One Semester Down, Many More to Come

Marywood University Architecture faculty and students gather on the first day of classes. Photo Credit:

By Katie Zwick
Staff Writer

In the fall semester of 2009, Marywood University added a College of Architecture to its growing academic repertoire. It is the first School of Architecture in Northeastern Pennsylvania, and the first semester is over.

“Well, one huge surprise that came to all the students and myself would be the amount of hours of sleep we weren’t getting,” said John Casey, class of 2013. “Some nights I would be in studio till 4 or 5 in the morning working on a project trying to get it done for class.”

It’s obvious that this new program isn’t easy. The amount of work that other classes put on us, including the work load of architecture classes, can be rigorous at points, he said.

But it’s not all hard work. The easy-going atmosphere of the building, including its staff, makes the program worthwhile.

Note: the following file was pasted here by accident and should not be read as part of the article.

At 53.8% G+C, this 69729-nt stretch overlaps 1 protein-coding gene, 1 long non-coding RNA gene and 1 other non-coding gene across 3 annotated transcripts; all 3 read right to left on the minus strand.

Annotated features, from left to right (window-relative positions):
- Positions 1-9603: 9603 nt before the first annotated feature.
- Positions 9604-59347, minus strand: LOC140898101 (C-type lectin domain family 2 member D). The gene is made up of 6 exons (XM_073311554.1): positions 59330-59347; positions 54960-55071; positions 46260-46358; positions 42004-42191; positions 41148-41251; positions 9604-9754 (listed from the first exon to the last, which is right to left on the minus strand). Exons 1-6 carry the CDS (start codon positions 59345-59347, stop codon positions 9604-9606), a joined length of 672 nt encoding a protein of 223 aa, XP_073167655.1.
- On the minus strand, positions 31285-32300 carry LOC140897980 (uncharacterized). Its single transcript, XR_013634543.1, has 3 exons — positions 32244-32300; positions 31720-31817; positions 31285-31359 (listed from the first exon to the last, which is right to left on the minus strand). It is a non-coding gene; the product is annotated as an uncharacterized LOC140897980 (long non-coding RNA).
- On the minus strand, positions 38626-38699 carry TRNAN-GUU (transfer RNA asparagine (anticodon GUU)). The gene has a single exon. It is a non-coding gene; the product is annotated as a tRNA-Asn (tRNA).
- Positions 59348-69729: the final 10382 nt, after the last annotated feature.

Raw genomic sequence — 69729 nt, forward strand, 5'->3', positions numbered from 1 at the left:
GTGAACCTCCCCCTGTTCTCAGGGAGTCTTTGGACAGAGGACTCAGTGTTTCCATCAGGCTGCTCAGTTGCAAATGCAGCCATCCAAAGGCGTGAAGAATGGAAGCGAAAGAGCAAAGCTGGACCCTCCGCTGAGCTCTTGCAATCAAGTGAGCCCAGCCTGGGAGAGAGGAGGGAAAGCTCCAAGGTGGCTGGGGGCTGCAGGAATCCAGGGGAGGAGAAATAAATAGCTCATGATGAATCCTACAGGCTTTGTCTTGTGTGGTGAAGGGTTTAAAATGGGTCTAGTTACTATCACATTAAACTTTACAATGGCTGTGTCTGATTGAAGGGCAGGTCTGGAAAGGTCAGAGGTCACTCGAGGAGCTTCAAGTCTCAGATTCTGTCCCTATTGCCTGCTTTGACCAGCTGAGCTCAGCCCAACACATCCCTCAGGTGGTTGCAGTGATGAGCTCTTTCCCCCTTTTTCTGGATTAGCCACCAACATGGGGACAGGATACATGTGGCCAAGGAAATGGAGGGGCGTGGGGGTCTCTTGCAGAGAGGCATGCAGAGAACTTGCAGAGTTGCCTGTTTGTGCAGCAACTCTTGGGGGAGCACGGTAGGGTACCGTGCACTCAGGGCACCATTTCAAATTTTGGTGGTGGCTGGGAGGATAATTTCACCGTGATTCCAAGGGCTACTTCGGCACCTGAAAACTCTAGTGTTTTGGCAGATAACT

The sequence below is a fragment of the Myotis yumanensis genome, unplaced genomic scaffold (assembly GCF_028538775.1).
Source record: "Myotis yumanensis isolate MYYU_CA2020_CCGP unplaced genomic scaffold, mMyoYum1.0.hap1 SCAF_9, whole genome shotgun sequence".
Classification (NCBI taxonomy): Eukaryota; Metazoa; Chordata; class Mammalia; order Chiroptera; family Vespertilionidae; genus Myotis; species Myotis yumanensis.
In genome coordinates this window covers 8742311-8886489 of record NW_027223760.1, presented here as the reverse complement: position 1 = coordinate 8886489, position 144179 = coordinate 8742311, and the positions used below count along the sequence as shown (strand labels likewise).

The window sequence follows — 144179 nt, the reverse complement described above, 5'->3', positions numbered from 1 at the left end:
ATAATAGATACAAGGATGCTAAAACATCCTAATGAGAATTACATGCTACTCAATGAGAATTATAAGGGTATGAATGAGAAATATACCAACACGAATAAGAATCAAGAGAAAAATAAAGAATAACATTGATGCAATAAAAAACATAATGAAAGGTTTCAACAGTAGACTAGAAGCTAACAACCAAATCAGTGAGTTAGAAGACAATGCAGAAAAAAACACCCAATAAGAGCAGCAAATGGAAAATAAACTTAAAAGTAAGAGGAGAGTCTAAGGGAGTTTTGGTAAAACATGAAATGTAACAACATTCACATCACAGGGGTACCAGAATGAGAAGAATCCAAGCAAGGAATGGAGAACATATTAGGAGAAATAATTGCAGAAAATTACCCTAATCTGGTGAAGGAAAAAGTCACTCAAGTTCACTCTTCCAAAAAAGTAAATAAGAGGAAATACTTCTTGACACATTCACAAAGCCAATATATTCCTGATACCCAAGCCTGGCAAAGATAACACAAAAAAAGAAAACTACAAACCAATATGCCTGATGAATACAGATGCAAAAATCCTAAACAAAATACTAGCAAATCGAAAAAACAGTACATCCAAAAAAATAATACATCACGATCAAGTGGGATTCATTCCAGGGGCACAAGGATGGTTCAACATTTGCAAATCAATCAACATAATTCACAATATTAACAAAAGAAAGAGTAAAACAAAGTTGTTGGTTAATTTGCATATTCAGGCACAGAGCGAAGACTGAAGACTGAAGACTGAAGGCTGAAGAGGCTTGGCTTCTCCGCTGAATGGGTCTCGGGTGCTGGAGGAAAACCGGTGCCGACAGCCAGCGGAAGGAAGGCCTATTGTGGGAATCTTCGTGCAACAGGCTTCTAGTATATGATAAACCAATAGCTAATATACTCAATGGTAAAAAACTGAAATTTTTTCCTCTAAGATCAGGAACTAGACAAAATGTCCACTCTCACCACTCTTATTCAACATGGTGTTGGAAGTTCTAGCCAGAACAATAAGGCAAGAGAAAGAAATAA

The 24/7 accessibility to the studio for the students, the open and relaxed atmosphere, and the fact that the professors will help any student with their project even if the student is not in their studio class, are definitely some of the pros of the program, said Casey.

Greg Hunt, Dean of the College of Architecture, was awarded the Virginia Society American Institute of Architects’ highest award, the William C. Noland Medal. Quite appropriately, the award went to Dean Hunt, who has spent the past 30 years as an educator and administrator in the architecture world.

“When I heard that Dean Hunt won that award it made me acknowledge that the architecture program is being run by a knowledgeable professor,” said Casey.

This high honor is bestowed upon an architect who has a great number of achievements over many years and spanning a breadth of the profession.

With the first semester behind them, the students of the College of Architecture look forward to many more late nights, drafting the future.